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東京大学公共政策大学院 | GraSPP / Graduate School of Public Policy | The university of Tokyo

S1S2「Case Study (Macroeconomic Policy for Practitioners)」(5140399) April 9, 2021

Deadlines/Event Dates April 16, 2021

S2 「Case Study (Macroeconomic Policy for Practitioners)」(5140399)

You are invited to a virtual information session about Case Study (Macroeconomic Policy for Practitioners) by Jerry Schiff, Visiting Lecturer, and Prof. Toshiro Nishizawa.

Friday, April 16 | 8:30am-9:30am (Tokyo time)

Please register via the Google Form link below.

This course makes use of key macroeconomic concepts and international practice to analyze real world policy questions and country cases. The one-on-one mock job interview—modeled after job interviews at the IMF—will play the role of final exam.

We will develop a simple and flexible macroeconomic framework, based on the sort of analysis undertaken at the IMF. Using this framework, a number of issues will be examined, including: evaluating monetary and fiscal policies; identifying economic and financial vulnerabilities and proposing corrective policies; and designing economic programs for countries in or near crisis. Country case studies and current economic news and developments will also serve as a starting point for class discussions of key ideas. In particular, we will examine macroeconomic policy needs and lessons in the context of the COVID crisis.


Jerald Schiff |

Jerry Schiff retired from the International Monetary Fund (IMF) in 2015, after 25 years there. At the IMF, he held a number of positions, most notably as Deputy Director of the Asia and Pacific Department and as Senior Advisor in the Office of the Managing Director. In the former, he helped develop IMF policy toward the Asia region and also served as the head of teams for Japan, Korea, India, Singapore, and Myanmar. In the latter position, he helped the IMF’s management oversee its overall agenda and management of the 2008-10 global finial crisis. As part of this effort, he took part in a number of international meetings, including the G-20 and G-7.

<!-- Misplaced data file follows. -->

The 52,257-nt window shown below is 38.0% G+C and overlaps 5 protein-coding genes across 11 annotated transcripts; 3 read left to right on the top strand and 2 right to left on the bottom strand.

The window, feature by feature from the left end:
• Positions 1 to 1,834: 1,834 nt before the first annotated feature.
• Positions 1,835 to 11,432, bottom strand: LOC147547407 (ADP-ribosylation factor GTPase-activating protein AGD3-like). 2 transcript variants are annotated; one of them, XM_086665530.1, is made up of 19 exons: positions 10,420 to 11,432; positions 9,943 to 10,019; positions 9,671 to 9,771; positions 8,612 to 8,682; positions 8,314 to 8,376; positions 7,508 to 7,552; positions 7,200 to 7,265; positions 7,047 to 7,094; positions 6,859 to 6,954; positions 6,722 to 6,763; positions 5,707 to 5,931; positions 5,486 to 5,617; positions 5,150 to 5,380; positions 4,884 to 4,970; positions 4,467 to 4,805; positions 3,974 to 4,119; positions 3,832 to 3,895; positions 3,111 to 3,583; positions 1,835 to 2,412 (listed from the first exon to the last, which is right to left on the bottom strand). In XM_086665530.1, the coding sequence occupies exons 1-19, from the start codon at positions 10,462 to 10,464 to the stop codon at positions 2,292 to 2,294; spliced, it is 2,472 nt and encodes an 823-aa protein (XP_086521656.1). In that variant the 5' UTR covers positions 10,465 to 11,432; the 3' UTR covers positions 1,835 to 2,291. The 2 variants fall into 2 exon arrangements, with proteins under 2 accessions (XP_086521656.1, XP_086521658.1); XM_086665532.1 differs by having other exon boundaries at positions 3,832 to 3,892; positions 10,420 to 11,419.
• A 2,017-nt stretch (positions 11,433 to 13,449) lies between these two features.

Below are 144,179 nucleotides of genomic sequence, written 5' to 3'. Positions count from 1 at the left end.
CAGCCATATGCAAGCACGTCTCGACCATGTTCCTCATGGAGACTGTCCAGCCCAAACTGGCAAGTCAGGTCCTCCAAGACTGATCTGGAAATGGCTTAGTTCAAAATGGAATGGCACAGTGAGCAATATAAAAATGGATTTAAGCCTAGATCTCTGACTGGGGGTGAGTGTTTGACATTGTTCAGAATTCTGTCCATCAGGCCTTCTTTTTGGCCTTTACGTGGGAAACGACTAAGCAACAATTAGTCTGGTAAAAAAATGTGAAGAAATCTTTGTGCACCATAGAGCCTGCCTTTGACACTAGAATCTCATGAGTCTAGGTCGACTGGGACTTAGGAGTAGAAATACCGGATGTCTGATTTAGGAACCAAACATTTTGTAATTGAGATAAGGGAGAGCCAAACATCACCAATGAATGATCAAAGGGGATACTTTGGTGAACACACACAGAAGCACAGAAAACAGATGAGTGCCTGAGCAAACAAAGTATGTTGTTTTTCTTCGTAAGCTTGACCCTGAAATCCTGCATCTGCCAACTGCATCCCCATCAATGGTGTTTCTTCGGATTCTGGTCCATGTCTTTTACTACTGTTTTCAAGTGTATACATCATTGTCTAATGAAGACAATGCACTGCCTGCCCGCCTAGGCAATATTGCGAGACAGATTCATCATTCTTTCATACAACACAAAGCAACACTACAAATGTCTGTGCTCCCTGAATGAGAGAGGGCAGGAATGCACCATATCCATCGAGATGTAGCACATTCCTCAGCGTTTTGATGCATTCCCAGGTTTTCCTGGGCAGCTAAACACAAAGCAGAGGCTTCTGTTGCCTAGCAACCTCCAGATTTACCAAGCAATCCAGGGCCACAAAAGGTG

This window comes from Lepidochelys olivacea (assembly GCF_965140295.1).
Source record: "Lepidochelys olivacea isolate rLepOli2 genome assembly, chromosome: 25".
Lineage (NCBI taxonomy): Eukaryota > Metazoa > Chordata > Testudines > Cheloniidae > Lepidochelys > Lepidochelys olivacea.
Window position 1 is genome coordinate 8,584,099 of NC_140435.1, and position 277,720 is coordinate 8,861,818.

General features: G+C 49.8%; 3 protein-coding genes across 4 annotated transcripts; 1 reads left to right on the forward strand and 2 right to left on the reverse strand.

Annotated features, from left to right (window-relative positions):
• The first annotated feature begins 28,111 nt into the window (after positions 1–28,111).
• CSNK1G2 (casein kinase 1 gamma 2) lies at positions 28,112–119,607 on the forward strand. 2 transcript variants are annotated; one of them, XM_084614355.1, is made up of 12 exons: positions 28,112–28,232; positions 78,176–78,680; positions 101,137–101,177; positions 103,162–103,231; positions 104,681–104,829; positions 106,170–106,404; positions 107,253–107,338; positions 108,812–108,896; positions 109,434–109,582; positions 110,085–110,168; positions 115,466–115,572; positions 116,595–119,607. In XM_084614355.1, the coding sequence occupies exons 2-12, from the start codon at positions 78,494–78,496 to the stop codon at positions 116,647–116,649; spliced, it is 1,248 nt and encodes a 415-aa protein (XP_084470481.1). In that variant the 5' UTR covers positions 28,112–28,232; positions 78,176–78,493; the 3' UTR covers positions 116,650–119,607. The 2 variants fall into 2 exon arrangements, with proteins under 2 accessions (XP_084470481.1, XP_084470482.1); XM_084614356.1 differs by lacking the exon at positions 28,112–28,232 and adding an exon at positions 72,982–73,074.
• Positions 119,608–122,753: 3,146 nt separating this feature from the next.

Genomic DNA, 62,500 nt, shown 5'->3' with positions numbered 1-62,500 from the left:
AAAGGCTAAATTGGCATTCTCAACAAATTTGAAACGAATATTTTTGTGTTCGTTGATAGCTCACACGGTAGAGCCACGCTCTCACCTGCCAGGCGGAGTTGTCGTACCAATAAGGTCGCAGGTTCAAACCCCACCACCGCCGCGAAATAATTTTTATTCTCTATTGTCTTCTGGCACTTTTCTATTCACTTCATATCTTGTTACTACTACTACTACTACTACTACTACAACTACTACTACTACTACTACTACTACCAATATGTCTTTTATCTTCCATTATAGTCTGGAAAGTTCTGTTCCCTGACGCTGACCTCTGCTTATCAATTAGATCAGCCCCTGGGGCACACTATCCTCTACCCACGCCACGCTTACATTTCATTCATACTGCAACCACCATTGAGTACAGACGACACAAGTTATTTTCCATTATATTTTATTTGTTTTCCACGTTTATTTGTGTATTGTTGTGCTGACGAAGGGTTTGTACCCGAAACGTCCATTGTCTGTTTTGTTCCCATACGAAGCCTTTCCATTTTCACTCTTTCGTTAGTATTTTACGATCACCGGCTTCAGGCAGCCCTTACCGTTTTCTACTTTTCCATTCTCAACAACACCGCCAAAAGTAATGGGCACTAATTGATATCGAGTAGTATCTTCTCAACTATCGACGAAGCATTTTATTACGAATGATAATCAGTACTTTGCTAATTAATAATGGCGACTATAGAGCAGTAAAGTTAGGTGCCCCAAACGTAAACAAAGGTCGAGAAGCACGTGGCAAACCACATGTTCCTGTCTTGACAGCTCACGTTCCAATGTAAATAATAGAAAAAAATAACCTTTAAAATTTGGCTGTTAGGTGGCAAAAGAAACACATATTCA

Since that time, he has been involved in education and training in a number of settings. He has taught both graduate and undergraduate courses at American University School of International Service and the George Washington University Elliott School of International Affairs. These courses have included International Financial Relations, International Trade Relations, and Economic Crises and Rescues. He has also had a recurring visiting position at the University of Tokyo Graduate School of Public Policy, where he has taught a course on Macroeconomic Policy for Practitioners, building on his experience at the IMF. He has also provided training in macroeconomic and financial policy-making to a wide range of public officials in Asian and Europe as a consultant to the IMF Institute.

Prior to joining the IMF, Mr. Schiff spent four years as Assistant Professor of Economics at Tulane University, and one year as a visiting scholar at The United States Treasury.

He received his Ph.D. in Economics from the University of Wisconsin-Madison in 1984 and his B.S. in Economics from Cornell University in 1979.

His current academic interests lie in preventing and mitigating economic crises, and the economies of Japan and Asia more broadly.